The computer 24 is coupled to a variety of input/output (I/O) devices including a brake 52, a sensor 54, a display 56, a heart rate monitor (HRM) 59, a loudspeaker 58, an interface 60, a modem 62, and a voice board 64. In this fashion, the computer 24 can control and monitor the various functions of the stationary bicycle 18.
More particularly, computer 24 can, under software and hardware control, control the electrically actuated brake 52 which is coupled to the crank 36 of the stationary bicycle. In this fashion, the pedaling force that must be exerted on pedals 38 to cause the crank 36 to rotate at a given speed can be varied under computer control. This electrically actuated brake can be electric/mechanical brake, electric/magnetic brake, etc. as it is well known to those skilled in the art. The brake 52 can be passive (i.e. one that creates a frictional, magnetic or other drag) or active (e.g. a motor/generator that resists the movement of the crank 36). The sensor 54 is typically used to determine the rotations-per-minute (RPM) of the crank 36. In this way, the computer 24 can receive information concerning the level of effort being exerted by a user of the stationary bicycle 18. Rotation sensors are well known those skilled in the art. The sensor 54 can also measure other parameters such as the force (torque) being applied to pedal 38, again to provide information to the computer as to the level of effort being exerted by the user of the bicycle.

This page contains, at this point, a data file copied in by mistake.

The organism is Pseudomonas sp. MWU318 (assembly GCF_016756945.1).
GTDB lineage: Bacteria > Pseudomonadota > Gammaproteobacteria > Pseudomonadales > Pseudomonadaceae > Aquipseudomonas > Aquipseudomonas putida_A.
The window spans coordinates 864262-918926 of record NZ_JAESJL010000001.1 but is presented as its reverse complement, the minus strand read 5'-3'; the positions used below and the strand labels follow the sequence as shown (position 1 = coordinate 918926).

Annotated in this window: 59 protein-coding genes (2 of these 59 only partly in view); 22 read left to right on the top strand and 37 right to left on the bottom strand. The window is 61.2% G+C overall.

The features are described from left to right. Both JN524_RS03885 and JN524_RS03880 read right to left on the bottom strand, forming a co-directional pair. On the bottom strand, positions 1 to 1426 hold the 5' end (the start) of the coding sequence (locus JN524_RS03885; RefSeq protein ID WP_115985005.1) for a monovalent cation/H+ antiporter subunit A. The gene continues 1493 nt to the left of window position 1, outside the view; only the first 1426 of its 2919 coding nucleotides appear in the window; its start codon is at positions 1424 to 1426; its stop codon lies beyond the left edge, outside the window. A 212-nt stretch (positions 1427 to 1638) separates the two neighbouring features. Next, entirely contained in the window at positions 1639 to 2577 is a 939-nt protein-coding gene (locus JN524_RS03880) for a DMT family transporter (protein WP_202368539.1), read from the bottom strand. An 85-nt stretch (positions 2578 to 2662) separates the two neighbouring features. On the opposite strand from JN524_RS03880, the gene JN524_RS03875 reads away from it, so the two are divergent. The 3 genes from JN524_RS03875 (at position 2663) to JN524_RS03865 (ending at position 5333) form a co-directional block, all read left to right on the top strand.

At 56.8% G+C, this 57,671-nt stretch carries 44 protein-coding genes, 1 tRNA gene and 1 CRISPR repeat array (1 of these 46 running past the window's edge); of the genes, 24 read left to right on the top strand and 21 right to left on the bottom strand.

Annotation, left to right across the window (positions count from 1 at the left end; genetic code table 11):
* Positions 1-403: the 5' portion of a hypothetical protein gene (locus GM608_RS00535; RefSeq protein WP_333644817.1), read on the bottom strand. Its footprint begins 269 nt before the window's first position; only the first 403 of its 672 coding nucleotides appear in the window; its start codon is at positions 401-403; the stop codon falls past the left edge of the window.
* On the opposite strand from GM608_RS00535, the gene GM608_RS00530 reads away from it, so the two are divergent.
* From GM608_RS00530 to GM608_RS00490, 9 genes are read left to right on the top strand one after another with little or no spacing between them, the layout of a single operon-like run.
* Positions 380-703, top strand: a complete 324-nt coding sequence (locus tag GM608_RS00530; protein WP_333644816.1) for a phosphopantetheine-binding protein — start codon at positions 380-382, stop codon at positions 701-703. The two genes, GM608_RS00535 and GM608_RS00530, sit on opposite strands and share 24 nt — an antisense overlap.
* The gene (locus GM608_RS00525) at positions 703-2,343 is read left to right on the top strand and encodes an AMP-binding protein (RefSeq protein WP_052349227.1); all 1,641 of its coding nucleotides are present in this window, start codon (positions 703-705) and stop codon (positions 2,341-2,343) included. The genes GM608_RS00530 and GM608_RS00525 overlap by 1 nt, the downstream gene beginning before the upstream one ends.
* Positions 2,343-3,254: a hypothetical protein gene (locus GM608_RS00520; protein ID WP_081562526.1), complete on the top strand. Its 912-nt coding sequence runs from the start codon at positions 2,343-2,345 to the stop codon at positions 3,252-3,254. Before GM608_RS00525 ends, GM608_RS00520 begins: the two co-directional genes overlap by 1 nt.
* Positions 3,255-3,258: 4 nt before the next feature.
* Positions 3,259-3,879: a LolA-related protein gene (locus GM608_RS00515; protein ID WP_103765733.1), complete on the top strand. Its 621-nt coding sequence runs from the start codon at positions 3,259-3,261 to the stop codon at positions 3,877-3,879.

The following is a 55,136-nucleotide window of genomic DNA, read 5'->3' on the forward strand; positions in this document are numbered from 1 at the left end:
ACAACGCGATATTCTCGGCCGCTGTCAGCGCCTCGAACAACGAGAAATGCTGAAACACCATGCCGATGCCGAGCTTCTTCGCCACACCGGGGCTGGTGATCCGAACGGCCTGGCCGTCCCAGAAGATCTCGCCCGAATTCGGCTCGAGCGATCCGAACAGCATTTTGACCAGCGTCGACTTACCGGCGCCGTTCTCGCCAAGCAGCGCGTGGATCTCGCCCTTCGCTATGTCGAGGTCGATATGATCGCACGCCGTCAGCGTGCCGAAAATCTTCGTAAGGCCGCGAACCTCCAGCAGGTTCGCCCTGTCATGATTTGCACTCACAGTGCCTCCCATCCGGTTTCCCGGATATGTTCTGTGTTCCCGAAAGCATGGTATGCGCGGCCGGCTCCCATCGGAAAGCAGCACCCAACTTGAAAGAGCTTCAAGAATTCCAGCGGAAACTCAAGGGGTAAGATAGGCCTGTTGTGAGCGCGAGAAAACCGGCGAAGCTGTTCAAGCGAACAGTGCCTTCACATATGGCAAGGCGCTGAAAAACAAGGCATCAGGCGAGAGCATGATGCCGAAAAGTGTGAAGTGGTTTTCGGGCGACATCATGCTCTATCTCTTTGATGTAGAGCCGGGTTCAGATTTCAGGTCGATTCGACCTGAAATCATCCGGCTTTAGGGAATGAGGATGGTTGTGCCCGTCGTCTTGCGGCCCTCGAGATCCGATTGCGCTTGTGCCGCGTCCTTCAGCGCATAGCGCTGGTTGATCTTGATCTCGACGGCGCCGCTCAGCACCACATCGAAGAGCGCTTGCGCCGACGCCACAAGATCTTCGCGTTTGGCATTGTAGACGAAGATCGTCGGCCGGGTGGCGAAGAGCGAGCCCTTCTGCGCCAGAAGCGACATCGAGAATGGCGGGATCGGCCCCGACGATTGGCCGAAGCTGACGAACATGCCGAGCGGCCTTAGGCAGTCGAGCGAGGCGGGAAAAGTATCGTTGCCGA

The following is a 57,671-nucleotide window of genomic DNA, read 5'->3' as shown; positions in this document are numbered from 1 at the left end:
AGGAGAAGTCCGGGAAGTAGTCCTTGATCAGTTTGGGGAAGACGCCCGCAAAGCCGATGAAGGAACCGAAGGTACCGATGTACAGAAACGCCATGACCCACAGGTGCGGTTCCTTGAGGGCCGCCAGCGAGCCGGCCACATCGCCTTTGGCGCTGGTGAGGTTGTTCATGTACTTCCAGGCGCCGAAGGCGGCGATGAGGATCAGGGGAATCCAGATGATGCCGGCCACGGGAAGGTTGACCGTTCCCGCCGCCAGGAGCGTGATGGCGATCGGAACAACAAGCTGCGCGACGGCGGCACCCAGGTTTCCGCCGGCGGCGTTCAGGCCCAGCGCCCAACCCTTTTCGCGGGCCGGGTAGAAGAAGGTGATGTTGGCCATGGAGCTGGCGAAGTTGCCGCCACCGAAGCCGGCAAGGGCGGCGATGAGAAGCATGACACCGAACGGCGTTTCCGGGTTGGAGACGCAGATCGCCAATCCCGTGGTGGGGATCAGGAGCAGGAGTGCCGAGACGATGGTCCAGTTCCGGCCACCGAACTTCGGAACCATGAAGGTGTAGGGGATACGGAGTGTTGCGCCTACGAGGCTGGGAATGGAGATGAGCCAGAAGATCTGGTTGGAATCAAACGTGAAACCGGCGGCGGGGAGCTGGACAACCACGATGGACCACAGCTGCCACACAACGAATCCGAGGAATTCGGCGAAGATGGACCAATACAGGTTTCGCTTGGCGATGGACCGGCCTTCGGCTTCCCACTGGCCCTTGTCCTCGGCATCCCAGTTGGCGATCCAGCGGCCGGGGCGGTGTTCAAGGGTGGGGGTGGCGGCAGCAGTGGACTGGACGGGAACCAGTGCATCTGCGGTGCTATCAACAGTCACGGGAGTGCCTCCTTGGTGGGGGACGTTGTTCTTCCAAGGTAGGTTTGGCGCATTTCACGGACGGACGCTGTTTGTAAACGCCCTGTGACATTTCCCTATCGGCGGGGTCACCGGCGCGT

The computer can provide an output on a display 56 that can be viewed by an individual user sitting on seat 40. This display can be a simple light display, e.g. a series of light emitting diodes (LEDs) or it can be a full video display. A preferred embodiment of the present invention provides a full video display to provide instructions and encouragement to a user of the stationary bicycle. For example, an image of a “virtual personal trainer” can be provided on the video display 56. This image is preferably the image of the human personal trainer who is in charge of the remote system 14.
The loudspeaker 58 provides another important communication medium to the user of the stationary bicycle 18. For example, under computer 24 control, the user can be told with either a digitally synthesized or digitally recorded voice to pedal faster, pedal slower, that they are doing a good job, etc. Of course, analog recording techniques can be used as well, but are considered to be less flexible and desirable. Preferably, the voice being used is that of the personal trainer associated with the remote system 14 that oversees that local system 12. Both voice synthesis and digital voice recording on computer systems 24 are well known to those skilled in the art.